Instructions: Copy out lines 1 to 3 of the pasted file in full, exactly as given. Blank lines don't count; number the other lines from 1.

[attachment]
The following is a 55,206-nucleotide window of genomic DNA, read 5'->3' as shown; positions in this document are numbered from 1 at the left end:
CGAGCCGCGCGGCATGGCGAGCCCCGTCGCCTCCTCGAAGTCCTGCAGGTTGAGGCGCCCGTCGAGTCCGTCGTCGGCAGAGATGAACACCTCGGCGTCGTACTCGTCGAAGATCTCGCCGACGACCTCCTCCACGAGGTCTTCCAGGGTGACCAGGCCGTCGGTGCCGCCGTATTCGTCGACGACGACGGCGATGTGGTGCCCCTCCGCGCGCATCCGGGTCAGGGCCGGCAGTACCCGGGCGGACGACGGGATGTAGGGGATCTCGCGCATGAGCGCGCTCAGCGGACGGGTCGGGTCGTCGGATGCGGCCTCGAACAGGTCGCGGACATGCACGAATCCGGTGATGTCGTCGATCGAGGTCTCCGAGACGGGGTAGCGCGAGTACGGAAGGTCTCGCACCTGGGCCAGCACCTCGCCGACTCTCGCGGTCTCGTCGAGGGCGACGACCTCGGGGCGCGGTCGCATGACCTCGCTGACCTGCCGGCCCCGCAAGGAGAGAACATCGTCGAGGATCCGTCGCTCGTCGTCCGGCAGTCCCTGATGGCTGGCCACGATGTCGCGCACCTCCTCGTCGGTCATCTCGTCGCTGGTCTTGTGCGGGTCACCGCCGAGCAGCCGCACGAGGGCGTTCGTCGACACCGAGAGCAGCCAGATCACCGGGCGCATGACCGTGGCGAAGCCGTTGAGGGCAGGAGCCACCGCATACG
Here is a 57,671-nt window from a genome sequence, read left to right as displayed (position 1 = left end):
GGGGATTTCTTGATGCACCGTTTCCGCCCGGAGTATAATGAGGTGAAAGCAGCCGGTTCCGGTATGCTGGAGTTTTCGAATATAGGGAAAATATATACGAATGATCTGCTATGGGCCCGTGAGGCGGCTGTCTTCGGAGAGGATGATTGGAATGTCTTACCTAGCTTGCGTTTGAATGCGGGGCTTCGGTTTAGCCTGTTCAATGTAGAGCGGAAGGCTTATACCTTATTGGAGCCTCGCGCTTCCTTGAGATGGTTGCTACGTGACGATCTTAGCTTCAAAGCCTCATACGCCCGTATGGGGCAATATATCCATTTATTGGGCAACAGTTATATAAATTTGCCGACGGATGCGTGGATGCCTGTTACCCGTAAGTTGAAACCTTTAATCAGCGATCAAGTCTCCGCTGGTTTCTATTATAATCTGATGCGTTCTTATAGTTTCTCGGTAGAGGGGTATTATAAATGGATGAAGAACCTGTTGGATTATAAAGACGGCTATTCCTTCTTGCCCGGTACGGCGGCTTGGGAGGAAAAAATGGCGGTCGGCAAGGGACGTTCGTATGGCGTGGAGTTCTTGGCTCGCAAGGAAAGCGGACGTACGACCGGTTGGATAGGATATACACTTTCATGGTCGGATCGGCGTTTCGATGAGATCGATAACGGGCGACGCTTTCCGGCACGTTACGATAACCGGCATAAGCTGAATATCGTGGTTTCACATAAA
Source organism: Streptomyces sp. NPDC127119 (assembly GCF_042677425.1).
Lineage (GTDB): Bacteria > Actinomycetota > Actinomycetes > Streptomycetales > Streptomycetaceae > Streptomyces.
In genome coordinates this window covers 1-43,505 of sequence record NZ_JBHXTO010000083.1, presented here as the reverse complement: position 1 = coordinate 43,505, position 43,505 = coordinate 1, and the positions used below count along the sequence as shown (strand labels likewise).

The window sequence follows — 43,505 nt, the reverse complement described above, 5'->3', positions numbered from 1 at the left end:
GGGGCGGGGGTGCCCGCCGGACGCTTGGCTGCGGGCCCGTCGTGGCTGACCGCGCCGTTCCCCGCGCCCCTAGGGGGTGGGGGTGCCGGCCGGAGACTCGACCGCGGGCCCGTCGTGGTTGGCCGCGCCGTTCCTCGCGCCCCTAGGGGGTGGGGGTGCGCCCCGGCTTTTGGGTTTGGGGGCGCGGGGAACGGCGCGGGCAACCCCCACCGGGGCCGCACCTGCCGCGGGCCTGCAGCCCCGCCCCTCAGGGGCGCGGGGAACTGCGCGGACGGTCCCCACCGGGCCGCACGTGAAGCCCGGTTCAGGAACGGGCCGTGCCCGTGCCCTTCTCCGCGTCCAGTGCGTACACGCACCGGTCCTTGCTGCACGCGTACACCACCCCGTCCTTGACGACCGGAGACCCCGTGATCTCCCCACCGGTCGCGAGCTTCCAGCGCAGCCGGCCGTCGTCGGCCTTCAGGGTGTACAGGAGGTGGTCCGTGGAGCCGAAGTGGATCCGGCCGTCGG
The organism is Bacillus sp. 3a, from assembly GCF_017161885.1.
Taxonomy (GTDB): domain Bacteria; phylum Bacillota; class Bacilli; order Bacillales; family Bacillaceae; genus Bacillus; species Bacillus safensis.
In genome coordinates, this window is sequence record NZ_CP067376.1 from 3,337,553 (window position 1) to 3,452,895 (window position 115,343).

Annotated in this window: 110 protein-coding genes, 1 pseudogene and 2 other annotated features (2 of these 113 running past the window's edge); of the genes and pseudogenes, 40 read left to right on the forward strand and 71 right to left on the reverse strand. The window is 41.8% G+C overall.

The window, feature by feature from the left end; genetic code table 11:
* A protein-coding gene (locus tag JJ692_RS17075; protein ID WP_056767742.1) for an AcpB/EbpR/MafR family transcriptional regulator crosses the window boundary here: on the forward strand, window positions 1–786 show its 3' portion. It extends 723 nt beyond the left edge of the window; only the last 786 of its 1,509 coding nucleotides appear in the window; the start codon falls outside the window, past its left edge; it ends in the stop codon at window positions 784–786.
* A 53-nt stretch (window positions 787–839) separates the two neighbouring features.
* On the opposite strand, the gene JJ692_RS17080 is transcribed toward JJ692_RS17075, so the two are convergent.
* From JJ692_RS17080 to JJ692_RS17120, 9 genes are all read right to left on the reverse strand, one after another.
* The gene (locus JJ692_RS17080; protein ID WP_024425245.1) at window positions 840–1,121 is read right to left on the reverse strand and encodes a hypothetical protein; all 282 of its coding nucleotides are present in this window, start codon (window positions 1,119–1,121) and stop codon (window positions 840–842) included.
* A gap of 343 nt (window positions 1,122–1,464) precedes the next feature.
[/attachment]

The following is a 55,206-nucleotide window of genomic DNA, read 5'->3' as shown; positions in this document are numbered from 1 at the left end:
CGAGCCGCGCGGCATGGCGAGCCCCGTCGCCTCCTCGAAGTCCTGCAGGTTGAGGCGCCCGTCGAGTCCGTCGTCGGCAGAGATGAACACCTCGGCGTCGTACTCGTCGAAGATCTCGCCGACGACCTCCTCCACGAGGTCTTCCAGGGTGACCAGGCCGTCGGTGCCGCCGTATTCGTCGACGACGACGGCGATGTGGTGCCCCTCCGCGCGCATCCGGGTCAGGGCCGGCAGTACCCGGGCGGACGACGGGATGTAGGGGATCTCGCGCATGAGCGCGCTCAGCGGACGGGTCGGGTCGTCGGATGCGGCCTCGAACAGGTCGCGGACATGCACGAATCCGGTGATGTCGTCGATCGAGGTCTCCGAGACGGGGTAGCGCGAGTACGGAAGGTCTCGCACCTGGGCCAGCACCTCGCCGACTCTCGCGGTCTCGTCGAGGGCGACGACCTCGGGGCGCGGTCGCATGACCTCGCTGACCTGCCGGCCCCGCAAGGAGAGAACATCGTCGAGGATCCGTCGCTCGTCGTCCGGCAGTCCCTGATGGCTGGCCACGATGTCGCGCACCTCCTCGTCGGTCATCTCGTCGCTGGTCTTGTGCGGGTCACCGCCGAGCAGCCGCACGAGGGCGTTCGTCGACACCGAGAGCAGCCAGATCACCGGGCGCATGACCGTGGCGAAGCCGTTGAGGGCAGGAGCCACCGCATACG
Here is a 57,671-nt window from a genome sequence, read left to right as displayed (position 1 = left end):